No, you've forgotten gravity acting on the pulley (as I did). The net force on the pulley will be downwards, accelerating it down at the same rate as the rest of the system. But that rate is less than g, so the net force of the strings must be upwards.
 
  • #18
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But for the pulley to move down, why does need to have greater upper tension than lower? Even if they are same, pulley can still move down because of its mass. So why do the upper and lower tensions need to be different?
 
  • #19
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for the pulley to move down, why does need to have greater upper tension than lower?
That's not what I said.
For the pulley to accelerate down, the net force must be downwards: tensions down + mg > tension up. But the system will accelerate at a rate less than g, and for that reason tensions down < tensions up.
 
  • #20
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That's not what I said.
For the pulley to accelerate down, the net force must be downwards: tensions down + mg > tension up. But the system will accelerate at a rate less than g, and for that reason tensions down < tensions up.
If tensions down = tensions up still, tensions down + mg > tension up. So why is tensions down < tensions up?
 
  • #21
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If tensions down = tensions up still, tensions down + mg > tension up. So why is tensions down < tensions up?
The downward acceleration will be < g, so the net downward force must be < mg. Tdown+mg-Tup < mg. Tdown<Tup .
 
  • #22
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The downward acceleration will be < g, so the net downward force must be < mg. Tdown+mg-Tup < mg. Tdown<Tup .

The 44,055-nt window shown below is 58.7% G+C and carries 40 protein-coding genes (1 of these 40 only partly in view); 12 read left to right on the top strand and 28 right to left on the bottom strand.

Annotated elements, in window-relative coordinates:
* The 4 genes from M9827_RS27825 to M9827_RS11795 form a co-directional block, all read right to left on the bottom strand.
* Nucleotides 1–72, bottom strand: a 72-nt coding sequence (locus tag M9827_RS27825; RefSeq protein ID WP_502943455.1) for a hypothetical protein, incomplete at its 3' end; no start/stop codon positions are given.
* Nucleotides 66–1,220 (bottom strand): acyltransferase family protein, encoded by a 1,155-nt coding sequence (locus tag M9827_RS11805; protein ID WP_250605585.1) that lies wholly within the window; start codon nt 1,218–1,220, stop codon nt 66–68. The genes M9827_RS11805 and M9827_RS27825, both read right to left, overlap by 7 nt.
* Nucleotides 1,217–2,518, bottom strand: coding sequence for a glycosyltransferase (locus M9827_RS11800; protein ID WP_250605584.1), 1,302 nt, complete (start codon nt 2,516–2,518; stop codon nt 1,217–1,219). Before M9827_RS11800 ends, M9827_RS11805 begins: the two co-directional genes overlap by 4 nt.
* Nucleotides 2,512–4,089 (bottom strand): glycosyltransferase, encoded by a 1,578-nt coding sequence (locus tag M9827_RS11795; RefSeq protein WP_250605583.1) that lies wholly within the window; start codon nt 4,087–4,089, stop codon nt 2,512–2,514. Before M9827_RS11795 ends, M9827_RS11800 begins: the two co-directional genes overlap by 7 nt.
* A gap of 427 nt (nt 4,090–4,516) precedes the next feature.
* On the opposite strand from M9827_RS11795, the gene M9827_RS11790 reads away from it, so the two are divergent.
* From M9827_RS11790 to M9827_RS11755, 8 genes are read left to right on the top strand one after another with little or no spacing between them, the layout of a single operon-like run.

I didn't get the inequalities you just showed. Can you explain them once again?
Why should Tdown+mg-Tup be < mg? Is there any reason for it?
 
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  • #23
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I didn't get the inequalities you just showed. Can you explain them once again?
Why should Tdown+mg-Tup be < mg? Is there any reason for it?
Let the mass of the pulley be m and the acceleration of the system (i.e. all the bits that move) be a. Do you agree they will all have the same acceleration? Do you see why a < g?
For the pulley, Tdown+mg-Tup = ma < mg.
 
  • #24
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If the two masses are moving down, then T < mg. Then, if the pulley is massless, the 2T = T + T. So, the 2T < 2mg.

Is this what you were saying, andyrk? If so, then I agree.

Chet
 
  • #25
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That's why I asked about further information!
If an object is massless then it doesn't matter whether it is accelerating or not. ##\Sigma F = ma## tells you that the net force must be zero.
But wait, why would the pulley be pulled by two forces T and T in the downward direction on either side of the pulley in the first place? Shouldn't the points at which the pulley is being pulled downwards by T also be pulled upwards by T (since tension at a point acts in two directions), such that effectively the pulley isn't being pulled down at all and so we don't need the 2T force to exist? But this is not the case as we see in the image in post #1. Can somebody explain this?